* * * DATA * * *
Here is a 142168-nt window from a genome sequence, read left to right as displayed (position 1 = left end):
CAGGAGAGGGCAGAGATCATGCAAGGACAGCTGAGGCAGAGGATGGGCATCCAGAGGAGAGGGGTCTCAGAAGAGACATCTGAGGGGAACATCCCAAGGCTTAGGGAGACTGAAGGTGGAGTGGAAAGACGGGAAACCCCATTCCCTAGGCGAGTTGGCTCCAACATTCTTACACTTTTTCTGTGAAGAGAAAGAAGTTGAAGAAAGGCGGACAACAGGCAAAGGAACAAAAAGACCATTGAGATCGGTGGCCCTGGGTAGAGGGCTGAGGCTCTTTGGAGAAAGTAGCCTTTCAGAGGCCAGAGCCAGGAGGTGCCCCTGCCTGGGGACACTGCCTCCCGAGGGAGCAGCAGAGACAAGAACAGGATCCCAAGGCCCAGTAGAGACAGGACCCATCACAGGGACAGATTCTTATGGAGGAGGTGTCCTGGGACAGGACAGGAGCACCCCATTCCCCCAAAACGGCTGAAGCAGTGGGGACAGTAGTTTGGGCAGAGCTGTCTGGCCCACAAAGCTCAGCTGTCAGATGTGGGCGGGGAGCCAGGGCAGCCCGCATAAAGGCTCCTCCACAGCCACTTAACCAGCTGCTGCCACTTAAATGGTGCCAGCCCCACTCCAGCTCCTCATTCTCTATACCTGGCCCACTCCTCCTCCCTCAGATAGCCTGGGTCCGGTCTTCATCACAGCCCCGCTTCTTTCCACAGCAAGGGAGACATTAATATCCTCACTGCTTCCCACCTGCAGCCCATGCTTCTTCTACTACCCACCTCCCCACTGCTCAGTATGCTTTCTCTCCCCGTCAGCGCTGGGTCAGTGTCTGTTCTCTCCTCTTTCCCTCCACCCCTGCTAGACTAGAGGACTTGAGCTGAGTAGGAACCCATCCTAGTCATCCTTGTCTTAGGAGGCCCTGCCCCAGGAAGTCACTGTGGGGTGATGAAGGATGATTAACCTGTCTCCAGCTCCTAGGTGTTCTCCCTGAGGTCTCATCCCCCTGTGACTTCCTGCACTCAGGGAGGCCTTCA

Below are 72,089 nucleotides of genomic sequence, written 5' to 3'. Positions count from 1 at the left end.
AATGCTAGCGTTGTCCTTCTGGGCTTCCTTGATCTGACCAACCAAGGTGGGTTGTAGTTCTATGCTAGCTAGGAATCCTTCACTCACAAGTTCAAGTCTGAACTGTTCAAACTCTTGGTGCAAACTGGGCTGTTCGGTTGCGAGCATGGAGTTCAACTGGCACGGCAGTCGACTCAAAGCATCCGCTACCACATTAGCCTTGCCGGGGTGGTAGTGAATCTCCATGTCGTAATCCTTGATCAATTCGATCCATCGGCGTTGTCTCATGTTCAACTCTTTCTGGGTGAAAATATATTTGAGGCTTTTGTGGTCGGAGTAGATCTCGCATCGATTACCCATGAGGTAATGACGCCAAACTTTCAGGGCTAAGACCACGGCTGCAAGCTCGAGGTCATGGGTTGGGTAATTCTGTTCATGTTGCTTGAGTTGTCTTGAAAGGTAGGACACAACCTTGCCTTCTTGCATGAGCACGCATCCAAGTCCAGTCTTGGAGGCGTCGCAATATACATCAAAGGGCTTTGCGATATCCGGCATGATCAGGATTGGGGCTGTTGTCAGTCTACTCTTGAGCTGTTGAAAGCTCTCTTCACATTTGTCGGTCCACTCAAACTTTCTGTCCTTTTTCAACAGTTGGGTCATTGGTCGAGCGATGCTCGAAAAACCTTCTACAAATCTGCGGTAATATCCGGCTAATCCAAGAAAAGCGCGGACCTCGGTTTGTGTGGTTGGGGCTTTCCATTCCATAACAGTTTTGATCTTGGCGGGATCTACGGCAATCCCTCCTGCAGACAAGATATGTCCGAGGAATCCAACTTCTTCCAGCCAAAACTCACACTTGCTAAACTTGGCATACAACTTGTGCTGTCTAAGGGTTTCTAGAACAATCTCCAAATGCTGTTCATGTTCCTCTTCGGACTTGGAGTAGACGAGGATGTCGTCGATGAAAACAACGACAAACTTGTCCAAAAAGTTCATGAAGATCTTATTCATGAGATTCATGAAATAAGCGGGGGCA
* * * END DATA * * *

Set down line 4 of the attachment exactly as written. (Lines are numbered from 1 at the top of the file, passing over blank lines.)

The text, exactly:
AATGCTAGCGTTGTCCTTCTGGGCTTCCTTGATCTGACCAACCAAGGTGGGTTGTAGTTCTATGCTAGCTAGGAATCCTTCACTCACAAGTTCAAGTCTGAACTGTTCAAACTCTTGGTGCAAACTGGGCTGTTCGGTTGCGAGCATGGAGTTCAACTGGCACGGCAGTCGACTCAAAGCATCCGCTACCACATTAGCCTTGCCGGGGTGGTAGTGAATCTCCATGTCGTAATCCTTGATCAATTCGATCCATCGGCGTTGTCTCATGTTCAACTCTTTCTGGGTGAAAATATATTTGAGGCTTTTGTGGTCGGAGTAGATCTCGCATCGATTACCCATGAGGTAATGACGCCAAACTTTCAGGGCTAAGACCACGGCTGCAAGCTCGAGGTCATGGGTTGGGTAATTCTGTTCATGTTGCTTGAGTTGTCTTGAAAGGTAGGACACAACCTTGCCTTCTTGCATGAGCACGCATCCAAGTCCAGTCTTGGAGGCGTCGCAATATACATCAAAGGGCTTTGCGATATCCGGCATGATCAGGATTGGGGCTGTTGTCAGTCTACTCTTGAGCTGTTGAAAGCTCTCTTCACATTTGTCGGTCCACTCAAACTTTCTGTCCTTTTTCAACAGTTGGGTCATTGGTCGAGCGATGCTCGAAAAACCTTCTACAAATCTGCGGTAATATCCGGCTAATCCAAGAAAAGCGCGGACCTCGGTTTGTGTGGTTGGGGCTTTCCATTCCATAACAGTTTTGATCTTGGCGGGATCTACGGCAATCCCTCCTGCAGACAAGATATGTCCGAGGAATCCAACTTCTTCCAGCCAAAACTCACACTTGCTAAACTTGGCATACAACTTGTGCTGTCTAAGGGTTTCTAGAACAATCTCCAAATGCTGTTCATGTTCCTCTTCGGACTTGGAGTAGACGAGGATGTCGTCGATGAAAACAACGACAAACTTGTCCAAAAAGTTCATGAAGATCTTATTCATGAGATTCATGAAATAAGCGGGGGCA